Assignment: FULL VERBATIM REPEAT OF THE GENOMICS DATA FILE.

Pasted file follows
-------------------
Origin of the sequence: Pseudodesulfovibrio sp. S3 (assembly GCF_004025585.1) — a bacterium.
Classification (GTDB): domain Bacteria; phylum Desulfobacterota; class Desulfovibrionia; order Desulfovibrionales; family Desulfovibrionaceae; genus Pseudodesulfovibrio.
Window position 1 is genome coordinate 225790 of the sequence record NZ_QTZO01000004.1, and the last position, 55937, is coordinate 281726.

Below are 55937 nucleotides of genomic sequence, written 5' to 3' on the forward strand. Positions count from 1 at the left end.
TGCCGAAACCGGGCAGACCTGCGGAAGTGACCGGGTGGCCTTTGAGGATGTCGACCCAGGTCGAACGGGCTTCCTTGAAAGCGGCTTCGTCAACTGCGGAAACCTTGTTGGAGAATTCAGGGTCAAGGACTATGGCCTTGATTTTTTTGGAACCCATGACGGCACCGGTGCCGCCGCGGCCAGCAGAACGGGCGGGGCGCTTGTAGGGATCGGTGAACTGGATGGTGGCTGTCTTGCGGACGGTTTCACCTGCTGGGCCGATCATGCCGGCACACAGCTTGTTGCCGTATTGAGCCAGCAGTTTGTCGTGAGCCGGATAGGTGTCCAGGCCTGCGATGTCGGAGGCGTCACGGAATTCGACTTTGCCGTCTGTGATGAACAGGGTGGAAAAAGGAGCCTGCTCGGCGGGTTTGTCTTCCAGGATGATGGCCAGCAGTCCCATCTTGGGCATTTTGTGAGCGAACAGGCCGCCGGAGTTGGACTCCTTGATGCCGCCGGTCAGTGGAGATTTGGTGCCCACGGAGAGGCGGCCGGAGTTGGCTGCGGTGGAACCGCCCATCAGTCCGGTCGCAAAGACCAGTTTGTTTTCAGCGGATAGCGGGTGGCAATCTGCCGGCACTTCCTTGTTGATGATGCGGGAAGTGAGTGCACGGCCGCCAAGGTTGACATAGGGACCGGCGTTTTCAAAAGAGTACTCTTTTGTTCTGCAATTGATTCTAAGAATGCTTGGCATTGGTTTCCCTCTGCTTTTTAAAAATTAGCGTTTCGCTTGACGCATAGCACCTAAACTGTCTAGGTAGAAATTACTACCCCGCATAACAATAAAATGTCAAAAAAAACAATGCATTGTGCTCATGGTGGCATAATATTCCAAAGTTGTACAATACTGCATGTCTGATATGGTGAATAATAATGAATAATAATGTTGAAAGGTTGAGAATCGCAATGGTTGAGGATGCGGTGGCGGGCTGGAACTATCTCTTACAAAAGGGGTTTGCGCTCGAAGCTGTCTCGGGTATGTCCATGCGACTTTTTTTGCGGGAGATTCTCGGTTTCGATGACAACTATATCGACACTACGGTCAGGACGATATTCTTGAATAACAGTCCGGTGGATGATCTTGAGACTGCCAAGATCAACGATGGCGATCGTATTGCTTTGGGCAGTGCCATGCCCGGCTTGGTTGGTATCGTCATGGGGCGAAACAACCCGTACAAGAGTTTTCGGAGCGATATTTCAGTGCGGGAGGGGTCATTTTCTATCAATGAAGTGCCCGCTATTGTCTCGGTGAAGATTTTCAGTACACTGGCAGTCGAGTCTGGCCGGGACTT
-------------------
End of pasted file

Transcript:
Origin of the sequence: Pseudodesulfovibrio sp. S3 (assembly GCF_004025585.1) — a bacterium.
Classification (GTDB): domain Bacteria; phylum Desulfobacterota; class Desulfovibrionia; order Desulfovibrionales; family Desulfovibrionaceae; genus Pseudodesulfovibrio.
Window position 1 is genome coordinate 225790 of the sequence record NZ_QTZO01000004.1, and the last position, 55937, is coordinate 281726.

Below are 55937 nucleotides of genomic sequence, written 5' to 3' on the forward strand. Positions count from 1 at the left end.
TGCCGAAACCGGGCAGACCTGCGGAAGTGACCGGGTGGCCTTTGAGGATGTCGACCCAGGTCGAACGGGCTTCCTTGAAAGCGGCTTCGTCAACTGCGGAAACCTTGTTGGAGAATTCAGGGTCAAGGACTATGGCCTTGATTTTTTTGGAACCCATGACGGCACCGGTGCCGCCGCGGCCAGCAGAACGGGCGGGGCGCTTGTAGGGATCGGTGAACTGGATGGTGGCTGTCTTGCGGACGGTTTCACCTGCTGGGCCGATCATGCCGGCACACAGCTTGTTGCCGTATTGAGCCAGCAGTTTGTCGTGAGCCGGATAGGTGTCCAGGCCTGCGATGTCGGAGGCGTCACGGAATTCGACTTTGCCGTCTGTGATGAACAGGGTGGAAAAAGGAGCCTGCTCGGCGGGTTTGTCTTCCAGGATGATGGCCAGCAGTCCCATCTTGGGCATTTTGTGAGCGAACAGGCCGCCGGAGTTGGACTCCTTGATGCCGCCGGTCAGTGGAGATTTGGTGCCCACGGAGAGGCGGCCGGAGTTGGCTGCGGTGGAACCGCCCATCAGTCCGGTCGCAAAGACCAGTTTGTTTTCAGCGGATAGCGGGTGGCAATCTGCCGGCACTTCCTTGTTGATGATGCGGGAAGTGAGTGCACGGCCGCCAAGGTTGACATAGGGACCGGCGTTTTCAAAAGAGTACTCTTTTGTTCTGCAATTGATTCTAAGAATGCTTGGCATTGGTTTCCCTCTGCTTTTTAAAAATTAGCGTTTCGCTTGACGCATAGCACCTAAACTGTCTAGGTAGAAATTACTACCCCGCATAACAATAAAATGTCAAAAAAAACAATGCATTGTGCTCATGGTGGCATAATATTCCAAAGTTGTACAATACTGCATGTCTGATATGGTGAATAATAATGAATAATAATGTTGAAAGGTTGAGAATCGCAATGGTTGAGGATGCGGTGGCGGGCTGGAACTATCTCTTACAAAAGGGGTTTGCGCTCGAAGCTGTCTCGGGTATGTCCATGCGACTTTTTTTGCGGGAGATTCTCGGTTTCGATGACAACTATATCGACACTACGGTCAGGACGATATTCTTGAATAACAGTCCGGTGGATGATCTTGAGACTGCCAAGATCAACGATGGCGATCGTATTGCTTTGGGCAGTGCCATGCCCGGCTTGGTTGGTATCGTCATGGGGCGAAACAACCCGTACAAGAGTTTTCGGAGCGATATTTCAGTGCGGGAGGGGTCATTTTCTATCAATGAAGTGCCCGCTATTGTCTCGGTGAAGATTTTCAGTACACTGGCAGTCGAGTCTGGCCGGGACTT